• Check the detail: Those franchisors that have been accredited by the BFA, have had to go through stringent tests on their franchise, so you know that it operates in an ethical way. However, with any business contract make sure you read the small print and get legal advice if required. Franchise agreements are generally very large documents and can be very involved. Speak to a BFA accredited professional advisors, as they will be able to check the validity of the agreement and identify possible problems.
  • Not a quick-win! Although franchises are generally more successful than other business types, it is by no means a license to print money. It takes a considerable amount of hard work and determination, but preparation is key and if you spend the time initially gathering as much information as you can, you will eliminate the possibility of making the wrong investment.

Growing your own business

There is of course the other side of the coin. What if you already have your own business and are looking at franchising as a model to grow and secure the business? It can turn a small business into a major brand, but what does it take?

To franchise a business is not something that can be done without thought. To start, the business needs to be proven - you canít franchise an idea. You need to show potential franchisees that the business works in the way in which they will need to run it. It also needs to be transferable, by which I mean it can be run in multiple locations, using the same system, brand and quality. As a key point in this, the franchise also needs to be something that you can teach people to do. There is little point having a franchise that only three people in the world would be capable of running.

Franchise exhibition

If your business passes these three simple, but vital, checks, then you can start to look at what you need to do in order to turn it into a franchise. This process will require the production of operation manuals, to show how everything must be done, and a franchise agreement will also need to be written to set out how the relationship and agreement between the franchisors and franchisee will work. It is also there to protect the network and your brand. This will require expertise from solicitors and consultants, which can be accessed via the BFAís accredited Affiliate Members list online.

You will also need to think about territory: how you are going to set out what areas people may need to limit themselves to if they join your franchise. You will also need to think about the training and support that will be required. If you are investing into franchising your business, then you will need to make sure that your franchisees succeed. This will require thought about the core requirements they may have, both to get them up and running and then on an ongoing basis.

All of this planning, building and ongoing commitment will cost you money and so you will also need to think about how to finance the work. At this point you must make sure that you donít underestimate the costs and try to cut corners. A franchise is a successful business model, but only when done well. Donít try and cut costs in professional advice, otherwise it is likely to end up a lot more expensive down the road. At the point of speaking to banks, it is advisable to make sure you speak to the three BFA accredited banks. They will be able to get a better idea of your business and how it operates. This means that when your potential franchisees approach them to raise capital, the banks will already understand aspects of what will be required.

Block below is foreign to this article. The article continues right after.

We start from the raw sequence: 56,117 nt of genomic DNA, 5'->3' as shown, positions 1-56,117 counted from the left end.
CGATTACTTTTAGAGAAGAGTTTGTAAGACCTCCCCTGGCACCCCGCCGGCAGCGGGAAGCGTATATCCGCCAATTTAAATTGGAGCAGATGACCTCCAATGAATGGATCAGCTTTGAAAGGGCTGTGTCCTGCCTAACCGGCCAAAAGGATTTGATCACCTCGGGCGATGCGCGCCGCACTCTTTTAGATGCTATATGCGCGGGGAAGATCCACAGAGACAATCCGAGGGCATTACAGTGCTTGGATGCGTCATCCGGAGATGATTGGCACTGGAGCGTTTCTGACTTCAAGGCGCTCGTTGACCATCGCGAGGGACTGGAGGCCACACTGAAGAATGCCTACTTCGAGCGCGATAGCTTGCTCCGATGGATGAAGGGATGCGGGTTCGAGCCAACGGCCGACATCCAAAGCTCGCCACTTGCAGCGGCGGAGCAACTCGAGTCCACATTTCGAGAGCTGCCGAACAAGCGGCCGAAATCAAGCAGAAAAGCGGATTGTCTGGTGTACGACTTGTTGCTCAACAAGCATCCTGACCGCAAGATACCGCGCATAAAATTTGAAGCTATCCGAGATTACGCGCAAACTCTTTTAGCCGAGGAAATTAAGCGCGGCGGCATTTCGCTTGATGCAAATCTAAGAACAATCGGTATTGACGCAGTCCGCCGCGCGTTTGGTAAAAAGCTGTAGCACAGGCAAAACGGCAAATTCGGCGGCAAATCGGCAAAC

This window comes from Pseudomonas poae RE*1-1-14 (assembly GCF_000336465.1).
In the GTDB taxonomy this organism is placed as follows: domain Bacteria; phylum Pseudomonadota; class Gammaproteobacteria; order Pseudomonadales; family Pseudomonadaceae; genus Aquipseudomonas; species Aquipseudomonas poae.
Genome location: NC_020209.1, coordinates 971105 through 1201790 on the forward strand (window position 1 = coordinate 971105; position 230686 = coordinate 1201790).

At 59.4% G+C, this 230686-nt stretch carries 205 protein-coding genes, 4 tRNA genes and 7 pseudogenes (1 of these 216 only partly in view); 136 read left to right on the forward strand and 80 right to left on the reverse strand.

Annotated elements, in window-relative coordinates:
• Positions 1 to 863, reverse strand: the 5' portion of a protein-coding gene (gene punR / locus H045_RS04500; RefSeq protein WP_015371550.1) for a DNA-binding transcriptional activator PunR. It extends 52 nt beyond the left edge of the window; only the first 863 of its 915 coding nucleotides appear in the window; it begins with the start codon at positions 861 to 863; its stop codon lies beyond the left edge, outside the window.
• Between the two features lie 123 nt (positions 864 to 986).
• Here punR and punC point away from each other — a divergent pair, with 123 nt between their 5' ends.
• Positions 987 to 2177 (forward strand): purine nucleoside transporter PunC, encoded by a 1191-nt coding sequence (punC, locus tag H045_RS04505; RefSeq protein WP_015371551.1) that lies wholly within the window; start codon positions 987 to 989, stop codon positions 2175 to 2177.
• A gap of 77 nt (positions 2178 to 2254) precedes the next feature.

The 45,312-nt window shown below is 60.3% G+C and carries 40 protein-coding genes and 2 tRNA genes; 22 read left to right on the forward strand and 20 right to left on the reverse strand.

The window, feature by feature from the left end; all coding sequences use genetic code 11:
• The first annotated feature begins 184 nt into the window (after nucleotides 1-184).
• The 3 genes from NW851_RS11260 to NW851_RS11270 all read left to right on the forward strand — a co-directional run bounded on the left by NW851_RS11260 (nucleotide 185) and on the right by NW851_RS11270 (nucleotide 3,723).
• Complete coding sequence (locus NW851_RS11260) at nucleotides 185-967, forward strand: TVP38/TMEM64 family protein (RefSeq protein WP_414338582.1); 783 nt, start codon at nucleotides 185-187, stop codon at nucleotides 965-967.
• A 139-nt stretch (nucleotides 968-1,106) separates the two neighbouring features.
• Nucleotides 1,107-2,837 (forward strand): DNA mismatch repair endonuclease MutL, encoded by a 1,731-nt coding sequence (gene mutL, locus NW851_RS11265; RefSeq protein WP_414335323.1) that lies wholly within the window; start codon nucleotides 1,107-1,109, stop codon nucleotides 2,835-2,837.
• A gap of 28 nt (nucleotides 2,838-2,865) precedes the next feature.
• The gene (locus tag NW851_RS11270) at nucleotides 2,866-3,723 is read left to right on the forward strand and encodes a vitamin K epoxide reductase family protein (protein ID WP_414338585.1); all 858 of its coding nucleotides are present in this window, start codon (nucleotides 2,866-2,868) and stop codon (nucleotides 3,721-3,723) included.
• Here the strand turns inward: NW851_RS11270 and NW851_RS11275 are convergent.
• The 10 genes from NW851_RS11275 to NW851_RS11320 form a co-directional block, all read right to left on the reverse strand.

Assuming you have done all of your homework; made all the necessary checks; received all the necessary expertise; and are now set up, ready to franchise your business, there is one last aspect to consider Ė recruitment.

Recruitment takes two forms. The first is the staff that you may require to support the franchisees and ensure a healthy network. The second is the recruitment of the franchisees themselves. This can be done through a number of channels, such as your own direct marketing, advertising in the main franchise publications or franchise sections of newspapers. There are also websites to promote your business and even major franchise exhibitions, supported by the BFA. The important thing is to make sure that you look at all the options and make sure that you are investing in the selection of options that are going to work for you. It is good to try a variety of different channels, but support this by monitoring the responses and where your enquiries are coming from. Only then can you make sure you are investing wisely.

The franchise industry continues to grow and even in tough economic times it is proving to remain robust. There is now a multitude of different business types using franchising, and it continues to increase. As a business model to grow your business, or a new route to be your own boss, it remains successful, but only when done well.

For more information on franchising, educational seminars and the ethics of franchising, visit:
w: www.thebfa.org